BIFFF: Special Festival Report By Anne Billson!
Posted on Wednesday May 4, 2011, 10:56 by Damon Wise in Words From The Wise
How many films do we need about nerds who think they're superheroes? We've already had Kick-Ass, Defendor and Special; now brace yourself for Super, in which greasy spoon chef Rainn Wilson has a psychotic breakdown when his wife (Liv Tyler) leaves him for a wealthy drug-dealer (Kevin Bacon at his sleaziest) and, with the help of imaginary brain-burrowing worms from outer space, transforms himself into – ta-da! – Crimson Bolt, a DIY "superhero" whose modus operandi is mostly crouching behind dumpsters, waiting for bad guys to walk past.
Super was part of the line-up at this year's Brussels International Fantastic Film Festival, better known as BIFFF. Highlights included Balada Triste, the new film from Alex de la Iglesia (part of the opening ceremony and thus out of bounds to low-ranking reporters like me), Jee-Woon Kim's I Saw the Devil (which won the festival's Golden Raven prize), Guillem Morales' giallo-esque woman-in-periller Julia's Eyes, Jim Mickle's lively vampire apocalypse-western road movie Stake Land (pictured), and Cesar Ducasse and Mathieu Peteul's no-budget Norwegian eco-horror Dark Souls, which features an army of driller-killers in orange boiler-suits and zombies bleeding oil instead of blood.
For the past few years, BIFFF has been held in The Sheds, part of a complex in the North West of Brussels called Tour et Taxis, which started life as a 19th century railway depot but now looks like Dartmoor Prison with a facelift, housing chic shops and restaurants, and playing host to cultural events. Despite ongoing development, it remains a rather inhospitable part of town, amid the sort of canalside industrial wasteland which puts a lone female pedestrian on her guard, especially late at night. But during BIFFF, the inside of The Sheds is transformed into genre-fan heaven, with DVDs, BDs, steampunk scupltures, body-painting and vast bar and restaurant areas stalked by unearthly creatures: huge Chinese dragons, a guy in a frock and feather boa with his moobs hanging out and, best of all, a giant eyeball on stilts which poked at me while I was queuing for a film.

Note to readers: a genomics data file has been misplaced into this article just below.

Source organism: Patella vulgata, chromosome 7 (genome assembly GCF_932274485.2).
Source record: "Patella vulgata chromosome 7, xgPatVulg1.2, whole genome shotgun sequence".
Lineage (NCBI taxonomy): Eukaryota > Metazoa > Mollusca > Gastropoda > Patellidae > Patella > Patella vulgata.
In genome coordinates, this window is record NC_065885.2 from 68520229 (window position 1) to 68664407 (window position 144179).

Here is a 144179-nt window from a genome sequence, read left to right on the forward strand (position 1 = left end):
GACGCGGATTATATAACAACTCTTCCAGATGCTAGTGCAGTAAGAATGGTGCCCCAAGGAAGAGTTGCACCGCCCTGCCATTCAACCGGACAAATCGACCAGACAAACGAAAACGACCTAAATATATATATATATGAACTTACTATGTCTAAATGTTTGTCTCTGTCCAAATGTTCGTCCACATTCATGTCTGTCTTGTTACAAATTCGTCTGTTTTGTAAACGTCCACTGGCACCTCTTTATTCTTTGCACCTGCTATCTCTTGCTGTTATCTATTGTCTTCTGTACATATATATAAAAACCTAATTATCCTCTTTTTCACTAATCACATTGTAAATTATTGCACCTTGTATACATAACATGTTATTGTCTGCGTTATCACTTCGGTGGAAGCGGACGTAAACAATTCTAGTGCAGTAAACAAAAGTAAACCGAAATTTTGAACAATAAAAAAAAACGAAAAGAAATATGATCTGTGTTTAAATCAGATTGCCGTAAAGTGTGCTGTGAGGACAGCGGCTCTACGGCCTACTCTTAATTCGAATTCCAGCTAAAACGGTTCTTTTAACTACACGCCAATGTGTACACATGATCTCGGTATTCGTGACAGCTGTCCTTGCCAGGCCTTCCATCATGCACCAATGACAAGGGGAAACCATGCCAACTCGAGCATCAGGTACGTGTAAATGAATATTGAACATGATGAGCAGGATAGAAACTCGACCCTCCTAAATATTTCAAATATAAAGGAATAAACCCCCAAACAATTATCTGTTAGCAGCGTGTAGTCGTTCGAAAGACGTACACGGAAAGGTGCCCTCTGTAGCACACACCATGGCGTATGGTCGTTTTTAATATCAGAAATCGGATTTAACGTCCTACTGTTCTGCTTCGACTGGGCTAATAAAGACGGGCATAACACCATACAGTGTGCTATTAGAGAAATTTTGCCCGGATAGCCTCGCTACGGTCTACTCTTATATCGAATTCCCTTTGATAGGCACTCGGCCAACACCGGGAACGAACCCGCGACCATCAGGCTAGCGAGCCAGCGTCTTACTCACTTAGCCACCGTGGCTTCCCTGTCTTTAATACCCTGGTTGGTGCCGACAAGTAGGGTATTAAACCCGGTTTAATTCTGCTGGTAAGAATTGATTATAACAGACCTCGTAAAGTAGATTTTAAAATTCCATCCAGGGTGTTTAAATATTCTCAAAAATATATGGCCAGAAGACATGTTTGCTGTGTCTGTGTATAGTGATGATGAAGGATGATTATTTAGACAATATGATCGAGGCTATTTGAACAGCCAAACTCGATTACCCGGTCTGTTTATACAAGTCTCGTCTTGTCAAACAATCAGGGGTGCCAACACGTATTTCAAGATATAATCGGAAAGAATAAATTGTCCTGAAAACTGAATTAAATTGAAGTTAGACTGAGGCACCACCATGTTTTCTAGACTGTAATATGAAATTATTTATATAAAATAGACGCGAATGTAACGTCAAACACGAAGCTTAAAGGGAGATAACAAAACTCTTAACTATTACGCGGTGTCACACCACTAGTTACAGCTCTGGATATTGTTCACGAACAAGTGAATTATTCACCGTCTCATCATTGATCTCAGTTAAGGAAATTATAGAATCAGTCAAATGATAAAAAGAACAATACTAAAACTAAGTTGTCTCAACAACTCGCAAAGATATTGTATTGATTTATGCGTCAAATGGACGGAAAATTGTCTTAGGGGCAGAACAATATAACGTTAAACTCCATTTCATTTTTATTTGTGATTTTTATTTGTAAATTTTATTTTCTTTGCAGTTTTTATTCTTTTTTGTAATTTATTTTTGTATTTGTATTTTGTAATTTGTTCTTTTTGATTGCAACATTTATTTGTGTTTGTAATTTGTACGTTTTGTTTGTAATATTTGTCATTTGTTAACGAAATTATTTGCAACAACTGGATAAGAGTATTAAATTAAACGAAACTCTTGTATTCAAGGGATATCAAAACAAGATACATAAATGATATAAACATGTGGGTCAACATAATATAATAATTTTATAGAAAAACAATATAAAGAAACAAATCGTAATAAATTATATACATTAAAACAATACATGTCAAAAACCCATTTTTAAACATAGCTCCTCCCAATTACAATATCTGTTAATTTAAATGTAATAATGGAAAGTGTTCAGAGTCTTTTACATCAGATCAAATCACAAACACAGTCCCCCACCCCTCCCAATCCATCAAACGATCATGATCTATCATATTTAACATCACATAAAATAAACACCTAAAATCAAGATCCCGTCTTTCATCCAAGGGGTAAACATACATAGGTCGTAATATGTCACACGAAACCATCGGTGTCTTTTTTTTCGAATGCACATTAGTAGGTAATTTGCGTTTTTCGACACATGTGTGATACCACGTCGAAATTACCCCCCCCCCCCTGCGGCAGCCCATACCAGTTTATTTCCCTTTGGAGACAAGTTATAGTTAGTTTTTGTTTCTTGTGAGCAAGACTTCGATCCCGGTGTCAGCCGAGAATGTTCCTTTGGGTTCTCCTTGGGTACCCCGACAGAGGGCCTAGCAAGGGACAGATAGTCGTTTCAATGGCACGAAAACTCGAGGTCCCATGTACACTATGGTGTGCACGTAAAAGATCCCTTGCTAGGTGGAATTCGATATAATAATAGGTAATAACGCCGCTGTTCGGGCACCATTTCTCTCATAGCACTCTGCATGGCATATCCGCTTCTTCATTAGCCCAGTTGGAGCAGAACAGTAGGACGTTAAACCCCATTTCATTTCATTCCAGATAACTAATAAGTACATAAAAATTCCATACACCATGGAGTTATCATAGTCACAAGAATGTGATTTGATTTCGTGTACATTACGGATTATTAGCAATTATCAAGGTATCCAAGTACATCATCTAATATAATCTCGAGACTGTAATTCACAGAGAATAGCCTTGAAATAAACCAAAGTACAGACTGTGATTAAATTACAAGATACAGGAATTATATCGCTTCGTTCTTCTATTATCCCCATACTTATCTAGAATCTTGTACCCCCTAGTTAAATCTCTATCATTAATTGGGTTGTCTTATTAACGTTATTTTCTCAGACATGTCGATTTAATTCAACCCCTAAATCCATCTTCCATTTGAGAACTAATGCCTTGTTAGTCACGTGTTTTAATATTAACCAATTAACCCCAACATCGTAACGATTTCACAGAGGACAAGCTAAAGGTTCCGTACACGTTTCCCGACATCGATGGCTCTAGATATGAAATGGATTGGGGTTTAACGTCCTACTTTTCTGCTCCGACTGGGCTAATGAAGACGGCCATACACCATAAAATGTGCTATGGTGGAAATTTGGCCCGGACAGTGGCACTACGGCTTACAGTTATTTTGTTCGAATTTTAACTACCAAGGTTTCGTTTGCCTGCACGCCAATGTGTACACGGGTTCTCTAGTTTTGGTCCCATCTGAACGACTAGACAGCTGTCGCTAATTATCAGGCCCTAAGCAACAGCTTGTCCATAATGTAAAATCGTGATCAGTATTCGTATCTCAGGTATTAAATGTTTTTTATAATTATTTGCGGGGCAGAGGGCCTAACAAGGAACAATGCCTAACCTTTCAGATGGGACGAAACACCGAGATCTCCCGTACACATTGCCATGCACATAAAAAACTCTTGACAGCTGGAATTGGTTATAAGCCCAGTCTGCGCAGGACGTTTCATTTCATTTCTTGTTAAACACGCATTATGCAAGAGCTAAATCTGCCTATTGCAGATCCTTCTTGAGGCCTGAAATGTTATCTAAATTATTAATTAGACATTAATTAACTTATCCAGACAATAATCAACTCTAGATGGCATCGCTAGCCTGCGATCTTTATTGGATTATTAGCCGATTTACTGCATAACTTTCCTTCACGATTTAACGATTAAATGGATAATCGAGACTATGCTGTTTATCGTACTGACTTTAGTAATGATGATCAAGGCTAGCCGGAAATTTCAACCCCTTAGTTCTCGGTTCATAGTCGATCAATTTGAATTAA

Talking of queues, one of Crimson Bolt's early targets in Super is a guy who jumps a cinema queue and gets his head bashed in with a wrench. Serves him right! The writer-director is James Gunn, whose directing debut, Slither, was a genre-savvy monster-mash, but Super's over-the-top gore and sick sexual humour (one "highlight" is Wilson being raped by his nympho sidekick, played by a manic Ellen Page) is more reminiscent of films like Class of Nuke 'Em High, so it comes as no surprise to learn that Gunn used to work for Troma. Since them, he has written screenplays for Scooby-Doo and the remake of Dawn Of The Dead but, as Super shows, you can take the boy out of Troma, but you can't take the Troma out of the boy.
The Super screening was livened no end by input from spectators, who yelled smart-aleck comments at the screen and greeted each fresh outbreak of splatter with loud whistles. I'm told that yelling at the screen is a BIFFF tradition, so it pays to pick your screenings wisely. Barking-mad movies like the Finnish killer-Santa movie Rare Exports or André Øvredal's Troll Hunter may benefit from this sort of audience participation, but it was less welcome during, for example, John Carpenter's The Ward, in which the female characters were repeatedly regaled with shouts of "Slut!" and "À poil!" (French for "Get 'em off!"), or Hou Chi-Jan's chronology-shuffling One Day, a delicate Taiwanese tale in which two people meet, fall in love and are tragically parted by fate – but much too slowly for BIFFF's noisier patrons.